To Bolster Cybersecurity, the US Should Look to Estonia

United States policymakers have long sought ways to boost federal agencies’ capacity to implement cybersecurity and plan for significant cyber incidents. As early as 2002, Senator Ron Wyden of Oregon advocated for the creation of the National Emergency Technology Guard (NETGuard), a corps of volunteers with technology experience who could help following a cyber incident.

Fast forward to 2019, when General Robert Neller, former commandant of the Marine Corps, said that the Marines would create a new cyber auxiliary, where it’s OK for members to have “purple hair,” paving the way to attract, recruit, and retain civilian cyber talent. Other branches of the military have already offered cyber warriors steep bonuses to reenlist and the Army has even created a direct accession program in cyber warfare.



Monica M. Ruiz is the Cyber Initiative and Special Projects Program Fellow at the the William and Flora Hewlett Foundation.

These programs have surfaced as threats emanating from cyberspace continue to outpace the chronic talent gap faced by the public sector along with poor cyber hygiene among the general population (e.g., poor password management, not using two- or multifactor authentication, lack of backups). A 2017 report on Supporting the Growth and Sustainment of the Nation’s Cybersecurity Workforce found that there is an estimated 299,000 active openings for cybersecurity-related jobs in the US and a global projection of a 1.8 million shortage in the cybersecurity workforce by 2022. To counter this, the US will have to do a whole lot more. For some key lessons, we must turn to Estonia.

The 2007 cyberattacks against Estonia were a turning point for when cybersecurity began to be accepted as an essential part of national security. The incident, a response to the relocation of a Soviet War bronze soldier statue, crippled the websites of banks, government agencies, and media outlets for weeks. Today, the country is on its third National Cybersecurity Strategy (2019–22)—previous strategies ran from 2008–13 and 2014–17. Estonia’s current strategy highlights its innovator role at the vanguard of novel cyber approaches.

In 2008 Estonia set up a unit of cyber volunteers composed of average citizens from outside government to protect Estonian cyberspace. Put in place out of need after 2007 cyber incident, and out of historical precedent, since the voluntary national defense organization, the Estonian Defence League (EDL), has existed since 1918 , this unit has endured, but continues to undergo refinements.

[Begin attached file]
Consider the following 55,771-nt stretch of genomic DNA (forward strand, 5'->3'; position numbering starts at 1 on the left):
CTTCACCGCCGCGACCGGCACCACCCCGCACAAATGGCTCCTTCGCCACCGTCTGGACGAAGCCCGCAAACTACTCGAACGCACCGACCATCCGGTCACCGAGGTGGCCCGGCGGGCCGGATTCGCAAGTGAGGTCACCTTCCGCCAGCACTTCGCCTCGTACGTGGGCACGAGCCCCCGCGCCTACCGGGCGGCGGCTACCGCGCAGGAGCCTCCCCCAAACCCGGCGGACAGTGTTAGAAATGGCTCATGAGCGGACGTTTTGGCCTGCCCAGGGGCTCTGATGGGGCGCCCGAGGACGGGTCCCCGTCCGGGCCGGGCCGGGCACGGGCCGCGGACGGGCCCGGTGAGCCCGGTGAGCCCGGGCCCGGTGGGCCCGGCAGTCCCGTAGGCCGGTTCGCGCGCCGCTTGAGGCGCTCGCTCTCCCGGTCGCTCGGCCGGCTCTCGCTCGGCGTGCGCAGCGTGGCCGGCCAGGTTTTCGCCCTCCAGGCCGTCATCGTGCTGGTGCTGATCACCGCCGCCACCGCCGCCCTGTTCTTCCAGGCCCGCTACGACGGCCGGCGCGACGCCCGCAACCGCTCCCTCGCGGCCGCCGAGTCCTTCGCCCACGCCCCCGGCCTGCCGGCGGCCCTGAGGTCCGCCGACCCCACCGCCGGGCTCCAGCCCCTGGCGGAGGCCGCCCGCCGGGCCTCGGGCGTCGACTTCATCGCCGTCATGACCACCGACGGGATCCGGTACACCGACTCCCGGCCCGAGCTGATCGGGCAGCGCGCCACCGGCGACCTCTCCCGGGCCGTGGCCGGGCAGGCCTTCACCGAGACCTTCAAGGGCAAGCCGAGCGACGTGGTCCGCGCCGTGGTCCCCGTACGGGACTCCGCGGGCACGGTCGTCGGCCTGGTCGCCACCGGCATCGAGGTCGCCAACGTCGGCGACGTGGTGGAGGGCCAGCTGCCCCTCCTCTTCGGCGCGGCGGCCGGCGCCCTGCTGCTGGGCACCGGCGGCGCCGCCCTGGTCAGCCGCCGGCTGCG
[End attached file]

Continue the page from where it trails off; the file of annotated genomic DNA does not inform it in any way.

Within the EDL’s volunteer Cyber Defence Unit, tasks are crisis management exercises and training the public. This includes conducting exercises for policymakers and civil servants, including members of the government, and cybersecurity awareness courses in Estonian schools. Its two responsibilities that build long-term resilience are capacity building and operations. This includes securing Estonians’ online lifestyle, distributing cybersecurity-related knowledge and strengthening cooperation across sectors.

In August 2018, Estonia also created its Cyber Command, which has caused unstoppable ripple effects throughout the Cyber Defense Unit. The Command will consist of 300 military and civilian personnel, including private sector professionals by 2023. This may trigger shifts in military tasks and responsibilities; result in direct recruitment and integration of the unit; and impact the unit’s civilian nature as it may become back-benched to accommodate the Command’s priorities, hindering the use of its members’ full potential.

Separately, the strategy highlights differences in roles between the Ministry of Defence, where the EDL CDU resides, and the Ministry of Economic Affairs and Communications (MOC), placing the unit at the nexus of both military and civilian groups. While the Ministry of Defence implements activities related to military defense, the MOC manages the implementation of the strategy and develops technological resilience. Against this backdrop, the EDL CDU continues to expand. The unit, composed of over 200 cyber volunteers, has created two additional regional units.

For a small country of 1.3 million people, reallocating existing resources is hard. A pervasive and fundamental challenge is its limited capability for specialization due to its small population. However, their consolidation of cooperation and communication mechanisms and reductions in fragmentation of expertise allow already limited resources to be efficiently used.